By Omar Bihmidine
By Omar Bihmidine
Morocco World News
Sidi Ifni, Morocco, June 14, 2012
As a rule, on the occasion of Baccalaureate examinations of 2012, the Ministry of Education has taken the necessary precautions to prevent the spread of cheating among Bac candidates. Nearly all schools are equipped with banners in their halls clearly warning against using sophisticated means of cheating, such as cell phones, mini-laptops and other gadgets.
Notwithstanding, like every year, the more the Ministry warns against cheating, the more rampant the phenomenon becomes. So, the solution might not lie in imposing strict measures. Instead, it lies in adopting a more enlightening policy.
To our consternation, it is another cry like any other cry emitted in the presence of an ignominiously deplorable education. The cry is getting shriller and shriller as more students resort to cheating to attain success. Believe it or not, wherever you go in Morocco, you may catch the majority of students cheating.
Now, even some industrious science students do the same when they sit for a literary subject on the grounds that it is not their specialty. This academic year hasn’t elapsed until it has broken another new record of cheating in Bac examinations. Teachers inside the examination room observe the education system lying on the deathbed.
We are not necessarily discussing the root causes of cheating, as we are already tired of hearing them and raising them among each other. We must instead be concerned with another tragic blow to our education this year. The majority of Bac candidates cheated, and this is not a secret that only hypocrites keep. It is the plain truth.
We have all read about the recent leakage of some Bac exams with answer keys on Facebook several minutes soon after the start of the examination. A circular was expressly launched on this issue. Frankly, it is a tragedy when the transparency and equal chances we have always fought for have come to no fruition.
Now that the leakage occurred, and what was done was done, we must then take it for granted that a large number of Bac candidates will obtain their Baccalaureate effortlessly and undeservedly. These students will soon go to study at university as empty vessels as has been the case for many years.
Of course, there are exceptions that prove the rule, but what is the use of the exceptions at a time when the success of Bac students has always been rendered questionable? What is the use of the exceptions when the tragic blow already ricocheted off towards the education system.
Form my viewpoint, wrong are those who think that the blow will be avoided by taking and imposing strict measures, reporting cheaters to the administration, and penalizing cheaters with disallowing the pursuit of studying. Yet, the strict rule in question is seldom applied.
Quite the contrary, the occurrence of cheating can be solved in the same way that other developed countries have solved it, where students do not allow themselves to cheat even if their exam papers are accompanied with an answer key. It is simply then a matter of principles around which the heart of the matter turns. High school students aren’t principled enough to avoid cheating on their own without having anyone sitting by them and watching over them.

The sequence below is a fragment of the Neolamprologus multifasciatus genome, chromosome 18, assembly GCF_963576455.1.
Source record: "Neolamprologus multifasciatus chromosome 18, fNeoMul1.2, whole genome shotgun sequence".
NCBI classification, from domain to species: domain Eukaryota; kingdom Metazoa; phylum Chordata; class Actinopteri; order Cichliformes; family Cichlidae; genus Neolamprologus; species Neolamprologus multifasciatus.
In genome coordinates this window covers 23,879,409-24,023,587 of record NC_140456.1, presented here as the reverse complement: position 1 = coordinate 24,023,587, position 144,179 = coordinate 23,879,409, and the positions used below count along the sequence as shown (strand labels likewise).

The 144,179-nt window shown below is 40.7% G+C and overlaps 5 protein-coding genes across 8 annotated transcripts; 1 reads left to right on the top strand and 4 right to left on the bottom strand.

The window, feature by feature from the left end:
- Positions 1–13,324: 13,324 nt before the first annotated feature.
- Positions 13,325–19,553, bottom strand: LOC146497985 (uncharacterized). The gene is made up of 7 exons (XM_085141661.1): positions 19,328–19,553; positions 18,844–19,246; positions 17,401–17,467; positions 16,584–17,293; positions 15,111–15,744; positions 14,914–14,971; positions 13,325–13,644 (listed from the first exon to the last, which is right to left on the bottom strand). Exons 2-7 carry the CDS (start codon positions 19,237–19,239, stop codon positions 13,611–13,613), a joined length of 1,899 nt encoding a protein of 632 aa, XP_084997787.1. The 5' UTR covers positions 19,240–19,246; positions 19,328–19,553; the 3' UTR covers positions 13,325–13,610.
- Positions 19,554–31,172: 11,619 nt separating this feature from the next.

Regrettably, the principle we lack is not the act of invigilating painstakingly so that no one moves. Rather, it is teaching students in the most proper way possible and creating the best conditions for a better tuition, the effect of the latter would be that students will no longer be in dire need of cheating.
What matters as well is educating these students and instilling on them the love of education so that they would adopt a new academic life, that of preferring studying and exerting themselves hard over cheating.
What is cogently a living proof to this is the last academic year when students did not study well enough owing to the excessive strikes teachers went on. Yet, the percentage of success was unprecedentedly high, amounting to 63%. This anomaly only leads us to think the other way around. Suppose, for instance, that no Bac candidate cheated, that the invigilators were strict, and that the exam graders corrected the exam papers fairly. Would Bac students succeed with the same degree? Certainly not.
Here, what is worth bearing in mind is that these students wouldn’t succeed with the same extent, not necessarily because they do not cheat, but because they have not been taught properly well throughout the school days. Consequently, the reality we, strict and lenient invigilators, must well remember is that either with or without close invigilation, it will make no difference.
Strict invigilation leads to a low degree of success and then to the interference of the Education Ministry, which is responsible for sending a certain number of students to university, empty-headed, whereas lenient invigilation leads to undeserved success, which the Ministry claims to applaud as deserved, but which has led us nowhere but to another tragic blow to our education system. Soon, we will all feel the repercussions of this new tragic blow. Time will tell.
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